Southern Baptists: Racism and the Alt-Right Are 'Antithetical to the Gospel'
On Wednesday, the Southern Baptist Convention (SBC) issued a scathing declaration against "the anti-gospel of alt-right white supremacy." The resolution condemned every form of racism as incompatible with the Christian gospel and attacked the alt-right movement in no uncertain terms.
"RESOLVED, That messengers to the Southern Baptist Convention, meeting in Phoenix, Arizona, June 13—14, 2017, decry every form of racism, including alt-right white supremacy, as antithetical to the Gospel of Jesus Christ," the messengers declared.
"Racism and white supremacy attack the Gospel itself and the person of our Lord Jesus Christ," Russell Moore, president of the SBC's Ethics and Religious Liberty Commission (ERLC), declared after the resolution's passage. "Southern Baptists were right to speak clearly and definitely that 'alt-right white nationalism is not just a sociological movement but a work of the devil."
Indeed, the messengers also passed a resolution saying that they "denounce and repudiate white supremacy and every form of racial and ethnic hatred as of the devil."
Dwight McKissic, the African-American pastor who submitted the original version of the resolution, expressed gratitude for the approval of the final version, but lamented that fact that it took nearly 24 hours to pass it.
McKissic lamented, "It's painful to watch people who tout biblical inerrancy and who tout the centrality of the Gospel have to debate over denouncing white supremacy." But the African-American pastor also said he was encouraged "to see so many Southern Baptists take a stand," even after a long debate.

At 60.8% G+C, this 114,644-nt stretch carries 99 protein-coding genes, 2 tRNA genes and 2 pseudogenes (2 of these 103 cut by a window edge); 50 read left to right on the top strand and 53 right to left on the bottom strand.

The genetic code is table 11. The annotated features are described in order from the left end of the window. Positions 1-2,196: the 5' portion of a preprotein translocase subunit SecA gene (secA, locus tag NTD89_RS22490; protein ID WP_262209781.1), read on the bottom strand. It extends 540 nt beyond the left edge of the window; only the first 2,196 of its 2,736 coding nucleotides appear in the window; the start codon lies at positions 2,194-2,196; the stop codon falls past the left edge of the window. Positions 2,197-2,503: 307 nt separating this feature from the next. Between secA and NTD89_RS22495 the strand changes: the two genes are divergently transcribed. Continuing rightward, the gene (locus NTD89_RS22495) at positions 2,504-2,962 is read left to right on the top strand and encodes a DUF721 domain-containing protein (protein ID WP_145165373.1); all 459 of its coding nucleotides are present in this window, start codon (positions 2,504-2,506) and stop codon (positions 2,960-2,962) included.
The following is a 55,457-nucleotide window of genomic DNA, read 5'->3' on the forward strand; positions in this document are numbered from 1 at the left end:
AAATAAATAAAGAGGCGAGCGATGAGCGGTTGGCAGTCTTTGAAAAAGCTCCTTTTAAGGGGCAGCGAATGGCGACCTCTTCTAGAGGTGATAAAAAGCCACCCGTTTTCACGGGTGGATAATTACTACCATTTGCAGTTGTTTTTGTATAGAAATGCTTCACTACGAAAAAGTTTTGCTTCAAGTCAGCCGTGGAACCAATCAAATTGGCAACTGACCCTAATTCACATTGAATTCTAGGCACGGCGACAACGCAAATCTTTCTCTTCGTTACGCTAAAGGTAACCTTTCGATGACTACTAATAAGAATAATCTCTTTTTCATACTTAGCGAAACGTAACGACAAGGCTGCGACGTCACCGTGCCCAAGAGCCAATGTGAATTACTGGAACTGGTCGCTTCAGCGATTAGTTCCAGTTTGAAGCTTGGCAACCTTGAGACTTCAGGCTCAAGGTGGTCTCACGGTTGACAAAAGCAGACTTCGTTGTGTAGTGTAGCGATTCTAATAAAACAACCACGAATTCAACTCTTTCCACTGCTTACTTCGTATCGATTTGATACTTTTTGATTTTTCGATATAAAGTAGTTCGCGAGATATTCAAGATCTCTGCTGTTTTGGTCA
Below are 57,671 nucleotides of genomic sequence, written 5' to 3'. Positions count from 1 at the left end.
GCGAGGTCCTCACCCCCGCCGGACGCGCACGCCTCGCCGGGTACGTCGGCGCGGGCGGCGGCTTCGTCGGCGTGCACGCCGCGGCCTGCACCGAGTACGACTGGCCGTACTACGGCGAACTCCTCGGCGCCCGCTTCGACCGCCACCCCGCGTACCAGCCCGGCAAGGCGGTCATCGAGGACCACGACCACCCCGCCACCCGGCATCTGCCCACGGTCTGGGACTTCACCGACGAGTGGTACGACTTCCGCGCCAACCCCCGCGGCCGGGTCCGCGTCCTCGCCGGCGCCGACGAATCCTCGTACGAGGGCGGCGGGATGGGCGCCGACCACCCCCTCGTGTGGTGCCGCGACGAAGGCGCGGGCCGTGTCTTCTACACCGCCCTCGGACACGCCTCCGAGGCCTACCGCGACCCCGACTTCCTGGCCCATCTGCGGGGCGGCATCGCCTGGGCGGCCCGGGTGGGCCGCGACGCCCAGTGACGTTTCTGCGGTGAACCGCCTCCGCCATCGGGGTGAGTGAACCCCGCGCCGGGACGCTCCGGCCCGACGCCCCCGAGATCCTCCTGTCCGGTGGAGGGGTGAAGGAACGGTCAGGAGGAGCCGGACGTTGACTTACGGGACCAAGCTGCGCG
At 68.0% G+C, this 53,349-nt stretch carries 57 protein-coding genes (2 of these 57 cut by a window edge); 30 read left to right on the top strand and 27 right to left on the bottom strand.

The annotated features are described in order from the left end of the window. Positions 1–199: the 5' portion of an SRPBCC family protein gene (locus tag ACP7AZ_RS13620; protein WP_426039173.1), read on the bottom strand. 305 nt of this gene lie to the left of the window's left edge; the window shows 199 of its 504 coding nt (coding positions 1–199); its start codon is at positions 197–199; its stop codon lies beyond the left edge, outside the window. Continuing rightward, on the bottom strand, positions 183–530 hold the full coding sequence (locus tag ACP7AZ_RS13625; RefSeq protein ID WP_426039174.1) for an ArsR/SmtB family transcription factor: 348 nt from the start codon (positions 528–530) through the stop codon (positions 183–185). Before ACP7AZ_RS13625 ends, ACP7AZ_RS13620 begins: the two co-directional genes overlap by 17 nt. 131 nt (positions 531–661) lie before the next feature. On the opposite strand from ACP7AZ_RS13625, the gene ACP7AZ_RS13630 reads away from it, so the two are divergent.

The document rooted opposition to racism in many Bible passages. The SBC noted that "our justification before God is based on faith in Christ Jesus alone and not in our ethnicity," referencing Galatians 3:28: "There is neither Jew nor Greek, slave nor free, male nor female, for you are all one in Christ Jesus." This popular verse declares that the differences of nationality, socioeconomic status, and even gender cannot interfere with the gospel and Christian unity in Jesus.
The SBC also quoted Acts 10:34—35, "God doesn't show favoritism, but in every nation the person who fears Him and does what is right is acceptable to Him," and two verses in Revelation (Revelation 5:9, 7:9), which proclaim that Jesus purchased believers "from every tribe and language and people and nation" and that eternal worship will include "a multitude from every nation, tribe, people, and language."
Importantly, the denomination admitted and repented of the racism in its own history, and acknowledged "that we still must make progress in rooting out any remaining forms of intentional or unintentional racism in our midst."
The Southern Baptist Convention was founded in 1845, splitting from the Northern Baptists over the issue of slavery. After the Civil War, many freedmen broke off to form their own separate churches.